After the tragic accident, the OceanGate company ended its tours to the wreck and entered the investigation process. About a year after the accident, famous real estate billionaire Larry Connor announced that he would dive to the wreck of the Titanic in a submarine to prove that it was a safe journey. The famous billionaire used the description "gizmo" for the Titan submarine where the accident happened.

Last year, the Titan submarine, designed by the OceanGate company, was on the world's agenda after a tragic accident that resulted in the loss of five lives.

About a year after the Titan submarine exploded, the famous real estate billionaire Larry Connor announced that he would go to the wreck of the Titanic in a submarine to prove that it was a safe journey.

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A new submarine from Triton, a company that manufactures submarines, will take real estate investor Larry Connor and the company's CEO deep into the ocean to visit the iconic Titanic wreck.

HE CALLED TITAN A "DIME A DOZEN"

"You know, what we need to do is build a submarine that can dive repeatedly and safely to Titanic-level depths," Triton co-founder and CEO Patrick Lahey told The Wall Street Journal. I want to show the world that it can be done and that Titan is a gizmo."

"DETERRENT" EFFECT ON UNDERWATER TOURS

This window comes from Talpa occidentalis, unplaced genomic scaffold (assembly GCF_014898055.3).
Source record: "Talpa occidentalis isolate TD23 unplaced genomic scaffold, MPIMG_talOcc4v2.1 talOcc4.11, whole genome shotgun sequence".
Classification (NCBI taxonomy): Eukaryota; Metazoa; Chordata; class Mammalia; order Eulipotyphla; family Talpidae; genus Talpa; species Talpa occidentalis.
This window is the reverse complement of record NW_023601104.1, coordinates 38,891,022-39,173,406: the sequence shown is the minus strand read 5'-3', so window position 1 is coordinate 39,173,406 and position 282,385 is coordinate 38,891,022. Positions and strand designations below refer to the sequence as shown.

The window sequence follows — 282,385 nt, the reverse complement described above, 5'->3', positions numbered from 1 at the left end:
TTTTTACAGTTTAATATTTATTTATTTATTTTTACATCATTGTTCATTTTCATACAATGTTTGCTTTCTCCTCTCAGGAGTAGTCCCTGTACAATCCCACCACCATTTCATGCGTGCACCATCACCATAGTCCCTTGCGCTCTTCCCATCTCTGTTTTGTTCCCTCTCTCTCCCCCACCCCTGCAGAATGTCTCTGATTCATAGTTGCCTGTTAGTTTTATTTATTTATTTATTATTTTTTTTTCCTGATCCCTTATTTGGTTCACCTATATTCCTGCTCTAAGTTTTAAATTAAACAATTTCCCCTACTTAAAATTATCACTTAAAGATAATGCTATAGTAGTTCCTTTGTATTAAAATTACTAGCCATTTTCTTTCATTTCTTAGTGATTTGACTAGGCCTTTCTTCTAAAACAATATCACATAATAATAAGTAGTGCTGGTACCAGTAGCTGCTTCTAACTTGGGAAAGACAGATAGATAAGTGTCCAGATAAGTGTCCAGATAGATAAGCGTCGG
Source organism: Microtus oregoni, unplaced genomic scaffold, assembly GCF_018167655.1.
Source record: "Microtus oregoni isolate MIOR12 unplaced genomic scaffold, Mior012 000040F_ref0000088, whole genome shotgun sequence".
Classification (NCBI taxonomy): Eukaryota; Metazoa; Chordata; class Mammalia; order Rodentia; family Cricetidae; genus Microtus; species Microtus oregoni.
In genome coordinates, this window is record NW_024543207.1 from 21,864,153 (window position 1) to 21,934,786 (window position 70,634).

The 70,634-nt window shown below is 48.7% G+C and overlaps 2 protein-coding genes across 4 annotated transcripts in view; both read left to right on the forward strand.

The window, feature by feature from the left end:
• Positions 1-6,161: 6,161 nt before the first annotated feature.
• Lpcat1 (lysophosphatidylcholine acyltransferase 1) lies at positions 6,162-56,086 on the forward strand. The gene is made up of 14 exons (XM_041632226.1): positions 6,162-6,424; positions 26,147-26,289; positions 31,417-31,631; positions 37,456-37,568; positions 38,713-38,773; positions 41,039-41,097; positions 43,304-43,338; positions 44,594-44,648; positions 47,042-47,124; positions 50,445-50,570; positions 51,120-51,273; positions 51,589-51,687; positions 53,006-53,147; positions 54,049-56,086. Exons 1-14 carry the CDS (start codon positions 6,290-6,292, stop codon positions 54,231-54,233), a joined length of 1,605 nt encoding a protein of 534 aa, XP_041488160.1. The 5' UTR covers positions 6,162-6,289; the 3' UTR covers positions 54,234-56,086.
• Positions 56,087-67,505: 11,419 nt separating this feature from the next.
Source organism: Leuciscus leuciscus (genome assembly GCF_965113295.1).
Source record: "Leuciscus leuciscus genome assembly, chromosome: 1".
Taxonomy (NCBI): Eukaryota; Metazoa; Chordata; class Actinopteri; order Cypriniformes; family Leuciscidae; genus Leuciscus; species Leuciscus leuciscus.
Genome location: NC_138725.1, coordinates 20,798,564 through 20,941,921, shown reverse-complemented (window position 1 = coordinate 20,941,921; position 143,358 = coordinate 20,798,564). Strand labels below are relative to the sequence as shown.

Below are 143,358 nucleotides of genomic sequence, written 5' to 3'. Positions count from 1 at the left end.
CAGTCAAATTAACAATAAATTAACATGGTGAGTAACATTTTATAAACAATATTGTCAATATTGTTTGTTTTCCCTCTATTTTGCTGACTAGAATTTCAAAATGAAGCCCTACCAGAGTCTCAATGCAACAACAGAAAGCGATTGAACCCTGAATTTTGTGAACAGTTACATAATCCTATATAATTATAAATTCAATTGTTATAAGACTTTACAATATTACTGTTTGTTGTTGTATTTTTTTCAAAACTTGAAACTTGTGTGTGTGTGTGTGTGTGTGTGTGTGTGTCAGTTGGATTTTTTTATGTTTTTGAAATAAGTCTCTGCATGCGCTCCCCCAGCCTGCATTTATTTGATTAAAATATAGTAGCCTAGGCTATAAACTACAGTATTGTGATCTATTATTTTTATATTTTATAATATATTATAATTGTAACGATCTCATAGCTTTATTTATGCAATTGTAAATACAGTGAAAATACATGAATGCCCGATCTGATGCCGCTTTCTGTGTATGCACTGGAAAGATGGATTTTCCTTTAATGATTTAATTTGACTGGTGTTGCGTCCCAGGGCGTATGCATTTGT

Lahey also said that the explosion of the submarine on its way to the wreck of the Titanic had a "chilling effect" on interest in Triton's vehicles.

While the explosion may have slowed exploration of the ocean's depths, the company's client, billionaire Connor, wanted to start a new project days after the OceanGate disaster.

"LIFE-CHANGING EXPERIENCE"

"I want to show people around the world that even though the ocean is extremely powerful, it can be wonderful, it can be enjoyable and it can be really life-changing if you go the right way," Connor said about his new exploration project.

OCANGATE'S TITAN DISASTER

The Titan submarine was designed to take tourists to the wreck of the Titanic under the North Atlantic Ocean.

It exploded during its descent, killing British entrepreneur Hamish Harding, Pakistani investor Shahzada Dawood and his son Suleman, French diver Paul-Henri Nargeolet and OceanGate CEO Stockton Rush.

The investigation into the explosion is still ongoing, but OceanGate's former Director of Marine Operations, David Lochridge, had raised safety concerns before the explosion.

In a lawsuit filed in 2018, Lochridge said he was fired for raising concerns about the design and testing of the hull.

OceanGate pledged to cooperate with the investigation and suspended operations following the explosion.

Editor: David Goodman